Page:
The main reason the iPhone X isn’t selling as well as some analysts had hoped it would is the price. You might not pay the full $1,000 when you buy the phone, but you still have to pay $1,000. Upgrade and trade-in deals will sweeten the pot a bit, but there are plenty of caveats that go with these deals.

This fall, Apple will launch three iPhone X successors that all sport the same iPhone X design complete with Face ID functionality. Several reports have claimed that the 2018 iPhones will be cheaper than expected, and now a top industry watcher has chimed in with more good news.

A new research note from Morgan Stanley analyst Katy Huberty (via MarketWatch), offers anticipated pricing for all three new iPhone models that will be released later this summer.

Apple’s 5.8-inch OLED model, the direct successor of the original iPhone X, will start at $899, which is $100 cheaper than the 2017 price. That $999 price isn’t going away, Huberty says, as the 6.5-inch OLED handset, the “iPhone X Plus,” will start at $999. Prices will go above $1,000 for both models if you want more storage — $1,049 for the 5.8-inch model and $1,149 for the 6.5-inch iPhone, if Apple keeps its current pricing scheme.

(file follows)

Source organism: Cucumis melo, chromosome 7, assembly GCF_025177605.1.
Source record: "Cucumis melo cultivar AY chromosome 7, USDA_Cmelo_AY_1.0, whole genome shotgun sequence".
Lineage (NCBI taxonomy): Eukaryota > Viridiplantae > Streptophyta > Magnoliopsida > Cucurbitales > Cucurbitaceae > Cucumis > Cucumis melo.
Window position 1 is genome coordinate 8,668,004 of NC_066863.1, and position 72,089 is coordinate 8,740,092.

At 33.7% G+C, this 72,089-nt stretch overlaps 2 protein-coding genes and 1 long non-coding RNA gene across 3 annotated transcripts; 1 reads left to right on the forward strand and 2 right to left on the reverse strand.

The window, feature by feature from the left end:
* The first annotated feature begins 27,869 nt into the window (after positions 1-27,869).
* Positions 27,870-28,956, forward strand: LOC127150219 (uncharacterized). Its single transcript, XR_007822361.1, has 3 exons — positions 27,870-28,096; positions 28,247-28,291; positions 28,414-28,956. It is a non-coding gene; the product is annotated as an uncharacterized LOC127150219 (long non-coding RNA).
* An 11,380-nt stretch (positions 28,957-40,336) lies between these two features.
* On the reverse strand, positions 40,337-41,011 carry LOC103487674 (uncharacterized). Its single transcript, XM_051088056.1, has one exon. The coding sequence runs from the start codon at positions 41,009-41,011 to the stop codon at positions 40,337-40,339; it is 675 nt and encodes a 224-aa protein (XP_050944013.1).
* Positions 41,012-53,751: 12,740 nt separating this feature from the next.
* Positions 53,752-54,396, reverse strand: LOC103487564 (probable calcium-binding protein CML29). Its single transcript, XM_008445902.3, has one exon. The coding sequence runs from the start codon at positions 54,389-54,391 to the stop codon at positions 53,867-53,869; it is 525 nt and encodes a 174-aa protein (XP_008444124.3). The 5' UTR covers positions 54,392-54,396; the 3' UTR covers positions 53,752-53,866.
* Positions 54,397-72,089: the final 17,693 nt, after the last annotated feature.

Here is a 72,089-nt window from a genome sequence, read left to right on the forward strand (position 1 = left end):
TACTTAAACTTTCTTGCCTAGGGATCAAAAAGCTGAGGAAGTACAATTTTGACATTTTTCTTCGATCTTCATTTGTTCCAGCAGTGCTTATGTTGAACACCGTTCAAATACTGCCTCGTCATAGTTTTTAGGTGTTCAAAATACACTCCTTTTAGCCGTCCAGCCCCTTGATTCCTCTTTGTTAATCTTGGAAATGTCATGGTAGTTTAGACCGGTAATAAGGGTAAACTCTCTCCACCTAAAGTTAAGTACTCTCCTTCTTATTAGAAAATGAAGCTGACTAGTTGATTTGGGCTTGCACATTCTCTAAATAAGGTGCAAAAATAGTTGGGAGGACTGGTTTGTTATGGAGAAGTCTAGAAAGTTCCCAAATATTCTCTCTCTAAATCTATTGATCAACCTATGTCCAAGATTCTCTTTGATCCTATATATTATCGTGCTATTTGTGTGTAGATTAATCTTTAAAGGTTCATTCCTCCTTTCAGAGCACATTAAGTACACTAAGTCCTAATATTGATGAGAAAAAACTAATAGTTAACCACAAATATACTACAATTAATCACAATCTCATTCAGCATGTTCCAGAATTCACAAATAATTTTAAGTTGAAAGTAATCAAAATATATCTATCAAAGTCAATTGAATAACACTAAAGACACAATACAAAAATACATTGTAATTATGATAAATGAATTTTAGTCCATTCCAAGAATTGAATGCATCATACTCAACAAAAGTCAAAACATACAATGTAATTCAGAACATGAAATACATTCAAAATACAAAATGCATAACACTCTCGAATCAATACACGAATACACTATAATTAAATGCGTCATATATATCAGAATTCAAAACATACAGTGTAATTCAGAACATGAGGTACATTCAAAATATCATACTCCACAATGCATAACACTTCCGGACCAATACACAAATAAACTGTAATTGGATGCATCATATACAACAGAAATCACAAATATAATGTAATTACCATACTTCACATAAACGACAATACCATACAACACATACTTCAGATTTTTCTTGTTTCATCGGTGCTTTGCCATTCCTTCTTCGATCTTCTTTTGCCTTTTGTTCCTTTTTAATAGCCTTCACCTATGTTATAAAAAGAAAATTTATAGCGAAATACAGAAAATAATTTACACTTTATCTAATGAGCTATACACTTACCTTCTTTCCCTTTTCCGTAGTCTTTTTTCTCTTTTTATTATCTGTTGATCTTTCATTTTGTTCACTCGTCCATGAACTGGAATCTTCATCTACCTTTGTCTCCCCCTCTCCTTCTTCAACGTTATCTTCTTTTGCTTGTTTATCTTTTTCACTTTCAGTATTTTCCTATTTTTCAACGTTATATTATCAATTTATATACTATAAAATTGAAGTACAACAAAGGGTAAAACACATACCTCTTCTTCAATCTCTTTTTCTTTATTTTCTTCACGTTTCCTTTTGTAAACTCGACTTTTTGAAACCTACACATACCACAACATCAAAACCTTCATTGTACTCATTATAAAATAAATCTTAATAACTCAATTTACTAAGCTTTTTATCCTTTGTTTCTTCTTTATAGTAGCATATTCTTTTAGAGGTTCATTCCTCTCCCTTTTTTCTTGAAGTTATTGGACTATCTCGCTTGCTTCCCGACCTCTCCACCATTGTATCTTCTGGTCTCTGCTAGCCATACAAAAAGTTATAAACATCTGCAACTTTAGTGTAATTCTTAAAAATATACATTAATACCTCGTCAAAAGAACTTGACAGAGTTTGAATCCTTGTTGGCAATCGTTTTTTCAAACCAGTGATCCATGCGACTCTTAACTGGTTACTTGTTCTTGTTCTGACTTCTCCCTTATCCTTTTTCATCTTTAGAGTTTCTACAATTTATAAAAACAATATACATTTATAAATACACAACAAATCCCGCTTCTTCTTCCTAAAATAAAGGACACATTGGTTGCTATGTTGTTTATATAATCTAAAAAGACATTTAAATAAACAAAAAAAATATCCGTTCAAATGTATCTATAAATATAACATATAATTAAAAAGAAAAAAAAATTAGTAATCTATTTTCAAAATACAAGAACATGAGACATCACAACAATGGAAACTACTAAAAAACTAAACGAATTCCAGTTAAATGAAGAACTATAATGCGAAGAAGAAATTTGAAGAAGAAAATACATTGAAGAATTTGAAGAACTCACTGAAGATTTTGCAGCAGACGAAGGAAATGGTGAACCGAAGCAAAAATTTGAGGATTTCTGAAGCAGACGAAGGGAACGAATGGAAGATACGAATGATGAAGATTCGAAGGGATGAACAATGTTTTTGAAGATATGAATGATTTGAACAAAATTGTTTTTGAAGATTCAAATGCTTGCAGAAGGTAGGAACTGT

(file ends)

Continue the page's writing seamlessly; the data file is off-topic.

The third iPhone Apple will release this year will be a 6.1-inch device featuring an LCD screen and a single-lens camera on the back. Huberty says the phone will start at anywhere between $699 and $769.

Huberty looked at pricing options for the next-gen iPhones to determine the average selling price (ASP) of the iPhone going into the 2019 fiscal year. The analyst expects the ASP to range between a 2% decline and 2% growth depending on how Apple prices the cheapest new iPhone.

Should Apple set even higher starting prices for the three iPhones, the ASP could grow by as much as 7.2% next year — that would mean $999 (5.8-inch OLED), $1,099 (6.5-inch OLED), and $799 (6.1-inch OLED).

Chris Smith started writing about gadgets as a hobby, and before he knew it he was sharing his views on tech stuff with readers around the world. Whenever he's not writing about gadgets he miserably fails to stay away from them, although he desperately tries. But that's not necessarily a bad thing.